Berlin Sylvestre, Staff Writer
The Anonymous Queer Public Defender strikes again!
For our first installment, we discussed what you should do if you get pulled over and an officer is tryin’ to get all up in your car to search it. No, ma’am! This time, we’re shootin’ the breeze on what happens if you’re arrested and need an attorney … but can’t decide whether to shell out big bucks hiring one or to go with a court-appointed public defender. (The answers may surprise you!)
Alas, FENUXE presents: The Anonymous Queer Public Defender!
Are there advantages in hiring an attorney versus being assigned a public defender?
If you’re straight-up busted and you plan on negotiating the best plea, you’re better off saving your money and letting the public defender negotiate for you — they know the prosecutors really well and many times get the benefit of a “bulk rate,” if you will. They are usually better clued in on alternative ways to resolve the case that they’ve seen the prosecutors accept in the past. Public defenders do criminal law all the time so often they are more knowledgeable about the law than many private attorneys who do criminal.
If you definitely want to go to trial (and have the money), it makes sense to hire a private attorney, but only if he/she has lots of experience and is known to go to trial.
Got it. So for trials, hire an attorney.
There are very good trial attorneys who are public defenders, actually. The thing with getting a public defender, though, is that cases are usually assigned randomly within an office and you can’t pick which attorney in the public defender’s office you want — the one they give you is the one you have to roll with and you don’t get to switch public defenders.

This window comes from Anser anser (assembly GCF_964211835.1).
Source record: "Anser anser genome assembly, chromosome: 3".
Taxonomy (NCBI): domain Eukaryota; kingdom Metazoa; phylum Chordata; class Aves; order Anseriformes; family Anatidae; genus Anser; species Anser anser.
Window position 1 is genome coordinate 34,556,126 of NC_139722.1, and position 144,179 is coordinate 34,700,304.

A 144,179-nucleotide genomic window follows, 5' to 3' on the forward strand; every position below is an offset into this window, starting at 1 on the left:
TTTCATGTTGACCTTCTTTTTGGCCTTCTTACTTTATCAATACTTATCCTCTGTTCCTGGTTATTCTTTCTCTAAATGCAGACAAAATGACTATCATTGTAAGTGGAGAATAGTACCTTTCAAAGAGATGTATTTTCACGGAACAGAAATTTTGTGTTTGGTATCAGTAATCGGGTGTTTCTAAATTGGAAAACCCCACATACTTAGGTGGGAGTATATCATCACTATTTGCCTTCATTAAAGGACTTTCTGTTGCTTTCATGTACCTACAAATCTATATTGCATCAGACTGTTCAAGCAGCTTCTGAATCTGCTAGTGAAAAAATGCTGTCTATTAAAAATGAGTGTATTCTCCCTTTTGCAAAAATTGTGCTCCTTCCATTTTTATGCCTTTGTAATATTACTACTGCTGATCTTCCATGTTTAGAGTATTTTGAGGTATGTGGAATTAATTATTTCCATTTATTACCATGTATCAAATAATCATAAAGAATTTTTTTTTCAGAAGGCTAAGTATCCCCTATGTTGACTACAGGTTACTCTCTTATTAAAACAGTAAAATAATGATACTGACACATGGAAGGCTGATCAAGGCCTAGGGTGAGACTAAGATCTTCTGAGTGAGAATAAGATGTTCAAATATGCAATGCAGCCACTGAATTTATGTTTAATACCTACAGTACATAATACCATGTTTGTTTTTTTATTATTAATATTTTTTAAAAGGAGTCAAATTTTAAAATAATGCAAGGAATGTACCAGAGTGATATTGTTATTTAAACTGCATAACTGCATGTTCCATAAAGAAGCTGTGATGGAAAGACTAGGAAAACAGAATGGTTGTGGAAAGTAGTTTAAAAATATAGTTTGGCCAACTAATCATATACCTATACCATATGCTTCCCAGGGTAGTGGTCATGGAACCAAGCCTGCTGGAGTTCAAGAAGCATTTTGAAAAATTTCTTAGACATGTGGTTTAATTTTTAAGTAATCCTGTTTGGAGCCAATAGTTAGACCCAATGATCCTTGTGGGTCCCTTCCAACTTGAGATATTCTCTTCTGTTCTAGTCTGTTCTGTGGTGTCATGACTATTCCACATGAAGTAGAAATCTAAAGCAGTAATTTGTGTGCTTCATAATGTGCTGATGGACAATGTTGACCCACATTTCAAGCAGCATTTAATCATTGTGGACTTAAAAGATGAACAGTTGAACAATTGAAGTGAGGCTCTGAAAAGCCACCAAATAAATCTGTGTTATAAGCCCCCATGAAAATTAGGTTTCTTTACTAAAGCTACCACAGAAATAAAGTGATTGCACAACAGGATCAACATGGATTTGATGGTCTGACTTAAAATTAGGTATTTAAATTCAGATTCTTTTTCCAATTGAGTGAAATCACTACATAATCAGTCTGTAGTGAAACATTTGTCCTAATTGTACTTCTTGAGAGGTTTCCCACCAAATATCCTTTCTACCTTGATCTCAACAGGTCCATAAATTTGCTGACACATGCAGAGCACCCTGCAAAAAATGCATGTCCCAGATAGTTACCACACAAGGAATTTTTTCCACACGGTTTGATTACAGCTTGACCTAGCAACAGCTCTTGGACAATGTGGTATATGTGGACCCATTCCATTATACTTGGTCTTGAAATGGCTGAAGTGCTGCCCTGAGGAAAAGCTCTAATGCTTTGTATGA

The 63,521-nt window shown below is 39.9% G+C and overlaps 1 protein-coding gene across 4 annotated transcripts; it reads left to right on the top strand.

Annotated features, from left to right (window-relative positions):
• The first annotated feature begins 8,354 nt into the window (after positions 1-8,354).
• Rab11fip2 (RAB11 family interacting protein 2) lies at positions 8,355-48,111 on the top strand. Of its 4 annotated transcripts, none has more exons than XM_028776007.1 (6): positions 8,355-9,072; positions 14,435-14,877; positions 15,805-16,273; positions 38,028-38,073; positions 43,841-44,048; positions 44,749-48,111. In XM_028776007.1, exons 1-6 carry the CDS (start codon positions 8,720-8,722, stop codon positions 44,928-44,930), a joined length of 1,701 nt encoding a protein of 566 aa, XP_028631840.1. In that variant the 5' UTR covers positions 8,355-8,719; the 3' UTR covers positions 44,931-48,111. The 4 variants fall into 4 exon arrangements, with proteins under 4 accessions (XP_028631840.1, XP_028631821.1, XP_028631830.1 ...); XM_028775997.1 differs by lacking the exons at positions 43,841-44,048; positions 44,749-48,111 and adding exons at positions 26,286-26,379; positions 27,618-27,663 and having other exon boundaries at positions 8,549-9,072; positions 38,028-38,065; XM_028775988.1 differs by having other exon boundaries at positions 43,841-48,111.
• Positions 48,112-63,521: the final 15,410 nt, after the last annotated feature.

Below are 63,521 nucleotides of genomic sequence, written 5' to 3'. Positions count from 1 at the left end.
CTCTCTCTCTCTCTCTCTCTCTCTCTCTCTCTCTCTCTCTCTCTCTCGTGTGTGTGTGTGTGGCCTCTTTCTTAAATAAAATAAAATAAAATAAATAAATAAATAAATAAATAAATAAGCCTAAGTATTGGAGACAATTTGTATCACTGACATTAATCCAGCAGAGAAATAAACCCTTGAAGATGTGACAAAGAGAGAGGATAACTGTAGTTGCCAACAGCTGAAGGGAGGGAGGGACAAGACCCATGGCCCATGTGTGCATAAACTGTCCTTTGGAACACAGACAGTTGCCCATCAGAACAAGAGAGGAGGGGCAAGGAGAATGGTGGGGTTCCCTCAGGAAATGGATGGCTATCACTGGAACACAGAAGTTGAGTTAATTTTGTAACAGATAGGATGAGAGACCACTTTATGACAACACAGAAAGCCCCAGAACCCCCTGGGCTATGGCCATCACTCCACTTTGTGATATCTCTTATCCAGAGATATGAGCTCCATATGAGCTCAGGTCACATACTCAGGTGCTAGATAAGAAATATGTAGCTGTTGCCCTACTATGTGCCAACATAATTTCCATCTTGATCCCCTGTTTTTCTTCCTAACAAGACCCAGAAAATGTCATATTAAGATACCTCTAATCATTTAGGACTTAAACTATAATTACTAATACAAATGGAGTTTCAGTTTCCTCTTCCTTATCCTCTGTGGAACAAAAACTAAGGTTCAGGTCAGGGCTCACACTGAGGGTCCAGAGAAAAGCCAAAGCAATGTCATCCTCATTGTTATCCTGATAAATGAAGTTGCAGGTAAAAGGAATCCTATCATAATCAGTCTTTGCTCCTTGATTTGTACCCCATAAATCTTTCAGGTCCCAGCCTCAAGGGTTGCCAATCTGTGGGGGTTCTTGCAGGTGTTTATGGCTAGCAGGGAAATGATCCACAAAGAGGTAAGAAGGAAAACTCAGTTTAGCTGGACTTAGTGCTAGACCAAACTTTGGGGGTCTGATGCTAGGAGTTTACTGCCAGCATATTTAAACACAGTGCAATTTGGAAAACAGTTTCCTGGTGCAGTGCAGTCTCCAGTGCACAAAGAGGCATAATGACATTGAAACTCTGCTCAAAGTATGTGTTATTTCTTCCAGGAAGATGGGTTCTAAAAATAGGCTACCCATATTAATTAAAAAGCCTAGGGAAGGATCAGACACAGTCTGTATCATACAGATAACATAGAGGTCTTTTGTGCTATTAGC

Is that true even if a defendant thinks the public defender may not have their best interest in mind or isn’t doing a good job?
Right. If clients were allowed to switch out public defenders, it would defeat the purpose of random assignments and one public defender may wind up with way more cases than the other.
The main drawback to public defenders is that their caseloads are crazy and they don’t have as much time to hold your hand and answer all your phone calls as a private attorney does.
Do you think there’s more anxiety in clients of public defenders as opposed to private attorneys?
Criminal cases are stressful, no doubt about it, and some people need more reassurance than others.
So, when a person gets assigned an attorney, can they just … expect you to take it from there?
For the public defender, it’s often the “squeaky wheel” that gets the grease. They don’t have time to call all of their clients all day themselves so it’s best to affirmatively communicate with your public defender by leaving messages on voicemail and making appointments to go see them. They will sit down with you and discuss your case if you make that appointment and show up on time. You’d be amazed at how many clients never bother to make appointments or do make appointments then don’t show up. Drives us crazy! If you don’t make an effort to communicate with your public defender, don’t act all surprised on your court date when they give you the prosecutor’s recommendation and it’s not to your liking.